OH: Is that your impression, it’s more aimed at charities and voluntary organisations  rather than the unions, for instance?

GA: Yes, the union thing was very half-hearted, barely has any impact that I can see. If you wanted to attack the unions in the way Thatcher and Tebbit did you could do a much better job. I think they felt obliged to mention unions because of Falkirk going on in the summer, so they thought something to do with the unions might allow them to embarrass the opposition.

OH: For commercial lobbying, is this business as usual then?

GA: Very much business as usual. The lobbying industry don’t like it because it doesn’t address the extremes that have caused the scandals, and the people who want to keep an eye on lobbyists don’t like it because it’s very partial. So it affects a tiny percentage of those who are lobbied, and it doesn’t really impact very strongly on those who do the lobbying. Even up to the last moment we were trying to get senior civil servants on the list as those regarded as the lobbied. We repeatedly made a powerful case that if you wanted to do this properly then clearly you’ve got to have the senior civil servants on the list of those who should write up what’s gone on when they’ve met people from outside. But no — they’re excluded. SPADS (special advisers) are excluded, again people that have been involved in the scandals, so it just doesn’t do the job.

OH: The second part of the law, on charities, what impact do you feel this will have on participation and civil society?

GA: I think the word used a lot is “chilled”, and in a sense it’s almost not what is in the Act, it is what people fear might be the consequences. And I spoke repeatedly on this as the chair of a charity, and I will do my damndest to make sure my charity doesn’t get involved in the election in any shape or form, however legitimate, because you only need one court case — as a charity you live hand to mouth — and to be hit by legal fees, even if proved right in the end, then the whole organisation is skewed by the financial impact and the need to defend yourself. It’s just too big a risk.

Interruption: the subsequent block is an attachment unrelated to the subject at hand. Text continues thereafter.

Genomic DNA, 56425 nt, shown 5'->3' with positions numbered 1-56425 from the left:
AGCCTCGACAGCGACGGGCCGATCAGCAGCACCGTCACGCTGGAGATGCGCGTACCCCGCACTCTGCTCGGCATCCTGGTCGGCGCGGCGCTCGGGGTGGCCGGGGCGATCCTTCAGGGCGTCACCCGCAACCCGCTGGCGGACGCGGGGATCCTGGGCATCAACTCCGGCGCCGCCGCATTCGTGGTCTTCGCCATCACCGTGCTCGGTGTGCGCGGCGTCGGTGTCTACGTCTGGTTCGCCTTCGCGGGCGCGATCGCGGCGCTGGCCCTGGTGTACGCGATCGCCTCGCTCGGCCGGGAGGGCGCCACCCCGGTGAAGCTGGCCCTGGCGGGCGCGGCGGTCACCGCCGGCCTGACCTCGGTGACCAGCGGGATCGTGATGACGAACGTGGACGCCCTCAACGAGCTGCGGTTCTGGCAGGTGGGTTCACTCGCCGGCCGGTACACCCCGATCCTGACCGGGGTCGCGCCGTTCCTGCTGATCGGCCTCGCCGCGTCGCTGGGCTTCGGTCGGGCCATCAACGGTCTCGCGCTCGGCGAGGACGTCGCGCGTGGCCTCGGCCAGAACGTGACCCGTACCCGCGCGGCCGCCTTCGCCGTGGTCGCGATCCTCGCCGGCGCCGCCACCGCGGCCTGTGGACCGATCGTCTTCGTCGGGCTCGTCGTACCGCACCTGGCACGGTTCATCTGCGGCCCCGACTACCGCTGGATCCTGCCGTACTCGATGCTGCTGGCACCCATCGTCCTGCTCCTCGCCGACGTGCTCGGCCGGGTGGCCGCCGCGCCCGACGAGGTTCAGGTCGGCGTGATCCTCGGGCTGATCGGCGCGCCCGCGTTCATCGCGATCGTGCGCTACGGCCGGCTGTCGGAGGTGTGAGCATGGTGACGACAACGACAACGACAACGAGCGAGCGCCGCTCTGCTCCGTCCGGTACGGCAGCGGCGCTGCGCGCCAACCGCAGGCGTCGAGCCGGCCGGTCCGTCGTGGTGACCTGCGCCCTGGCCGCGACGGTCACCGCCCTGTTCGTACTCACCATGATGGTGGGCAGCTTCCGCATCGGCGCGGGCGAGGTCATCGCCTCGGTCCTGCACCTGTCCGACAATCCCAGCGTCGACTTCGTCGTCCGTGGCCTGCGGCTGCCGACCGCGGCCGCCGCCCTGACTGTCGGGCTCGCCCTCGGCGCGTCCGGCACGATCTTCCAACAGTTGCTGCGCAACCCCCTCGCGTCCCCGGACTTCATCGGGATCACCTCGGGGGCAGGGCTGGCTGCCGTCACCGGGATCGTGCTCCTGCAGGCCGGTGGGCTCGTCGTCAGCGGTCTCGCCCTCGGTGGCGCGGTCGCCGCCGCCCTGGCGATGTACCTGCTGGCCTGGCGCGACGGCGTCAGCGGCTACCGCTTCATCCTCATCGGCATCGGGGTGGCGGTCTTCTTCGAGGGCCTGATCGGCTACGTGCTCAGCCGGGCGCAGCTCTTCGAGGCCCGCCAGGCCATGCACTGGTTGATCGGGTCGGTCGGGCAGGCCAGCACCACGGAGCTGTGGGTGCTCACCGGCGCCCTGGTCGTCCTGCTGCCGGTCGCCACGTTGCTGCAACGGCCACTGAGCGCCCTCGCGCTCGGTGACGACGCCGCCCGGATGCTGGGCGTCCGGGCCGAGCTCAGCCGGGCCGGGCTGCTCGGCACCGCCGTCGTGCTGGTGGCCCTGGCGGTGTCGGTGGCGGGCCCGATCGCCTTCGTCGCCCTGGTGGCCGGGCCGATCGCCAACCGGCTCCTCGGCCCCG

Graham Allen MP. All rights reserved. So a lot of people like me and others will just say "don’t participate" in what should be the celebration of democracy, the lifeblood of democracy, particularly since we now know when the election will be, we now have fixed term parliaments. So for the first time in my political lifetime you’re able to campaign for a year or so and have a really good debate with people and get ideas out there. And charities and voluntary organisations will not be part of that, because they will fear that somebody, maliciously, or someone on the opposite camp to them, let’s say the League Against Cruel Sports versus the Countryside Alliance, may want to make mischief with the other side, so to speak, although those two organisations and many others of diametrically opposed views have worked together to oppose this Bill.

 

OH: The Liberal Democrats have said that the law  will successfully stop big money buying elections — is that the case?

GA: I don’t see what has changed that would do that. There were laws around before this one which seemed to me perfectly adequate, I don’t know which big money they were thinking of. And it’s rather odd, in this process, no-one has really said what it is we’re trying to do here, what problem we’re trying to solve — we don’t have that sort of money in the run up to campaigns, we don’t have the American over-indulgence in terms of financing candidates at election time, not least because we don’t allow candidates on TV and radio.

And it just seemed really difficult, even to this day I can’t quite put my finger on what the motive was. Some people said it was to try and have a go at the unions who campaigned alongside the Labour party, others said Lord Tyler was the evil genius behind this because he had an obsession with PACS in America, but we can’t have those in the UK. Others said the Lib Dems were afraid of the National Union of Students hitting their key targets, but actually no-one really was ever clear what the motive was.

OH: If we talk about process for a minute, how would you describe the legislative process behind this Bill?